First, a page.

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Providing straightforward information pertaining to drugs, drug use & drug policy. The Grey Pages promotes drug-related literacy and advocates a system of viable and tolerant drug policies. This is my personal collection of commentaries, essays, tid-bits, and other such writings on everything ranging from drug use, drug policy and drug-myths, to drug-science, addiction, human behavior, and the workings of the human brain. I started this blog with a particular focus on opioids, and over the past year have found my interest gravitate toward the intriguing, ever-changing world of designer intoxicants (i.e. "research chemicals" or "designer drugs").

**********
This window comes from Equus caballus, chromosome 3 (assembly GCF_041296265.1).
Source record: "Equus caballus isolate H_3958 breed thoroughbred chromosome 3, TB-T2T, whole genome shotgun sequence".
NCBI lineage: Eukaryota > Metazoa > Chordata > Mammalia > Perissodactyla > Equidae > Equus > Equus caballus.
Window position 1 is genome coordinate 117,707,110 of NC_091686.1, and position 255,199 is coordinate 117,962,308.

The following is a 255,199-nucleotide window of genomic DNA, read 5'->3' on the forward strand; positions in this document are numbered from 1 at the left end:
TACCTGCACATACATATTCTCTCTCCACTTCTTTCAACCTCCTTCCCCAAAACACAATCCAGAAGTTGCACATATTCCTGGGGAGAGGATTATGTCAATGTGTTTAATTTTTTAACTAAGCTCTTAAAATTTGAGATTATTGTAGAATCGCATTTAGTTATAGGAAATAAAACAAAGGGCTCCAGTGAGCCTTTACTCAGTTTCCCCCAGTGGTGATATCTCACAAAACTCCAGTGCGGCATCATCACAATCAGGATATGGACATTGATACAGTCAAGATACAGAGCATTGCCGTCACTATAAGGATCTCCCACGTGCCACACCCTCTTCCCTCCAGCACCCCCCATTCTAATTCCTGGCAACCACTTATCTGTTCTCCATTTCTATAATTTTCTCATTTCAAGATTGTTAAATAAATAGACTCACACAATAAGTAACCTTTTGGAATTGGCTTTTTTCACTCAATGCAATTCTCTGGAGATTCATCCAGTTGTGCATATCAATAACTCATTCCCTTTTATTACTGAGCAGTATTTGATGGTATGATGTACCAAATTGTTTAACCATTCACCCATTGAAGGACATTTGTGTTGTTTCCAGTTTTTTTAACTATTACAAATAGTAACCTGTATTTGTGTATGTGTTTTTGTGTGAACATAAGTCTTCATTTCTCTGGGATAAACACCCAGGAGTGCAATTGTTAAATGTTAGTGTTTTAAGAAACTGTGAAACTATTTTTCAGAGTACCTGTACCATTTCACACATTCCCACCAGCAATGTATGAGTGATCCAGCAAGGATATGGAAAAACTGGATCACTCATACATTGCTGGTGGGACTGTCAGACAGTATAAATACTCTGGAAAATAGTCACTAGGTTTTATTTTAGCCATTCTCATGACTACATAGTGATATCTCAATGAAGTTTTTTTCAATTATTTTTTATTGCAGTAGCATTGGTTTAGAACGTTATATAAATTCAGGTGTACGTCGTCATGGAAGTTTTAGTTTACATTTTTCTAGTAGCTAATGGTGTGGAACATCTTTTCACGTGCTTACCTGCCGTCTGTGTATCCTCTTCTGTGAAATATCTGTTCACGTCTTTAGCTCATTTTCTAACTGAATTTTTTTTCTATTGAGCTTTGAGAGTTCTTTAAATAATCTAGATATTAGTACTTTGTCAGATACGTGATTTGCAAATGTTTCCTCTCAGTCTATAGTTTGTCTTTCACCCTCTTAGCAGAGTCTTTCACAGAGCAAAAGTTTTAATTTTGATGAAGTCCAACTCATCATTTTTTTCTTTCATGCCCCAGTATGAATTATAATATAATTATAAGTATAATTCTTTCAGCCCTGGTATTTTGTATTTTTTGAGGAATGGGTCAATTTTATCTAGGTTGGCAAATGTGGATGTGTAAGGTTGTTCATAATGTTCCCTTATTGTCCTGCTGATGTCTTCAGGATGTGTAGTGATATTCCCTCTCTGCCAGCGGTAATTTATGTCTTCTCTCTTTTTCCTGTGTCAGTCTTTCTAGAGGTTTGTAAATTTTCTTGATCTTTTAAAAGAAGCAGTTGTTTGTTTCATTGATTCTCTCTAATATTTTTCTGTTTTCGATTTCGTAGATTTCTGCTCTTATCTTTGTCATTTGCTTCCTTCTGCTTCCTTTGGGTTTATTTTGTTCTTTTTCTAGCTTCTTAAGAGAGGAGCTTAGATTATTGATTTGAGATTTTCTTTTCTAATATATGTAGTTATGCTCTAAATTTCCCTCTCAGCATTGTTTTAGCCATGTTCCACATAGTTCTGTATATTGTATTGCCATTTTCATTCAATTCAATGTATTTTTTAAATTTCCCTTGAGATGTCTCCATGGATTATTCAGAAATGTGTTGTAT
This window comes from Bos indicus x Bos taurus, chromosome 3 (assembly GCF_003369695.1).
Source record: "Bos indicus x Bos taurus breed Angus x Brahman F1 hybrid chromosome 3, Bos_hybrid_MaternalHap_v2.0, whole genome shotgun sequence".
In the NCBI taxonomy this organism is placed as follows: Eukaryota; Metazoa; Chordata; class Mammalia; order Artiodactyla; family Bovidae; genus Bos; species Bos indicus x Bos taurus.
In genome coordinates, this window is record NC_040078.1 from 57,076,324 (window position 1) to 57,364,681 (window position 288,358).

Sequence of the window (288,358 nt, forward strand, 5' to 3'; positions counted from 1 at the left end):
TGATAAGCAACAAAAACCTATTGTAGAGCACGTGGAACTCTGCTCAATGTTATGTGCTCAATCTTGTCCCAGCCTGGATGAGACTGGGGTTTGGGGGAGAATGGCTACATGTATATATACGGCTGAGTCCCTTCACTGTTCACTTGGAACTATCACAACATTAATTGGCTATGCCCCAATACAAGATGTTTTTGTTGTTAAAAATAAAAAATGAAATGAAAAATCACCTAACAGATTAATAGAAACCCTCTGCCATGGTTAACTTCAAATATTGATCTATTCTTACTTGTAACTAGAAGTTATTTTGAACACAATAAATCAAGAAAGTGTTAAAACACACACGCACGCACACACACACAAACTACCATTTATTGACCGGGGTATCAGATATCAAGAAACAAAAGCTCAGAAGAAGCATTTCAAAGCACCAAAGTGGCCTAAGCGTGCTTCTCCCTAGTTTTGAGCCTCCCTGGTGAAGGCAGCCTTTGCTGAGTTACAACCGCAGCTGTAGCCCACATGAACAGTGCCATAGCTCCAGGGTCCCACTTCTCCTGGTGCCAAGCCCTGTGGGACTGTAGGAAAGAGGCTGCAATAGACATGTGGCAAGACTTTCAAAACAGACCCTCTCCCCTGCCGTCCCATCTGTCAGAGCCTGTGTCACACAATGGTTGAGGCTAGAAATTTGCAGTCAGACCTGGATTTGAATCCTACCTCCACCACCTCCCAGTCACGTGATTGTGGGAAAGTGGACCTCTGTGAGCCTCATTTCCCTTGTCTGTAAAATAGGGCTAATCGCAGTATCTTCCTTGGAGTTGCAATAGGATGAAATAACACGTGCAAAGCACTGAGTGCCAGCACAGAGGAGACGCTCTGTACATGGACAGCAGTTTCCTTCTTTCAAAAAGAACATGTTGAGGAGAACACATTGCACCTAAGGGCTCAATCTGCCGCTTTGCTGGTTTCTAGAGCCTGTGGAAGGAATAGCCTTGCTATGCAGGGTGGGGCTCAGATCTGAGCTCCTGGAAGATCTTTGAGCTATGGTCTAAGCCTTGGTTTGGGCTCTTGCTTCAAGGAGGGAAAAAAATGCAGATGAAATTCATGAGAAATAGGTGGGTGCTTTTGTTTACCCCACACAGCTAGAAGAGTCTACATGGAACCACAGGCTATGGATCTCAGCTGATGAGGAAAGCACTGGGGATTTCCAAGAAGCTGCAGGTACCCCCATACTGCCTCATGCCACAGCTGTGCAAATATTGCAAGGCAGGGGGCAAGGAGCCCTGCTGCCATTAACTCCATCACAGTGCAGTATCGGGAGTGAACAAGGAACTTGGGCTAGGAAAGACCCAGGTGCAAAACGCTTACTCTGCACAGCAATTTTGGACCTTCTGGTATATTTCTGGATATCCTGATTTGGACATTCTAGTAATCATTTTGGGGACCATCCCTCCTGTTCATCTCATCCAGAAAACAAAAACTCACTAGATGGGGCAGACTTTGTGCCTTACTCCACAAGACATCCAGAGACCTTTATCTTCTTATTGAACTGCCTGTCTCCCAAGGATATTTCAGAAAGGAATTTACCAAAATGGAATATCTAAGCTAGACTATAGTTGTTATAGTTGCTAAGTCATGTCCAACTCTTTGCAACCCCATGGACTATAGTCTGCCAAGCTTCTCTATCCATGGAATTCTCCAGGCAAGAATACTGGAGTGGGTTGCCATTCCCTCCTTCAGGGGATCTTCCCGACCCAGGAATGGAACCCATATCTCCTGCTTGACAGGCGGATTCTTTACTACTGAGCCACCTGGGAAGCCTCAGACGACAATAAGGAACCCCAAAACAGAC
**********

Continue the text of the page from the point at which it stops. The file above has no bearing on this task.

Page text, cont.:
Tuesday, January 28, 2014

Rapid Alcohol Consumption and Anterograde Amnesia

Interesting. Binge drinkers who pace themselves are far less likely to experience blackouts. 

Alcohol will impair partially or completely the brain's ability to transfer short term memories created during a drinking episode to long term memory storage centers. Everyone knows this. However, the occurrence of anterograde amnesia (i.e. blackout) has little to do with the amount of alcohol consumed, but is directly related to the amount of time in which a large amount of alcohol is consumed. Studies show test subjects don't experience blackouts when drinking slowly, despite being heavily intoxicated by the end of the experiment.

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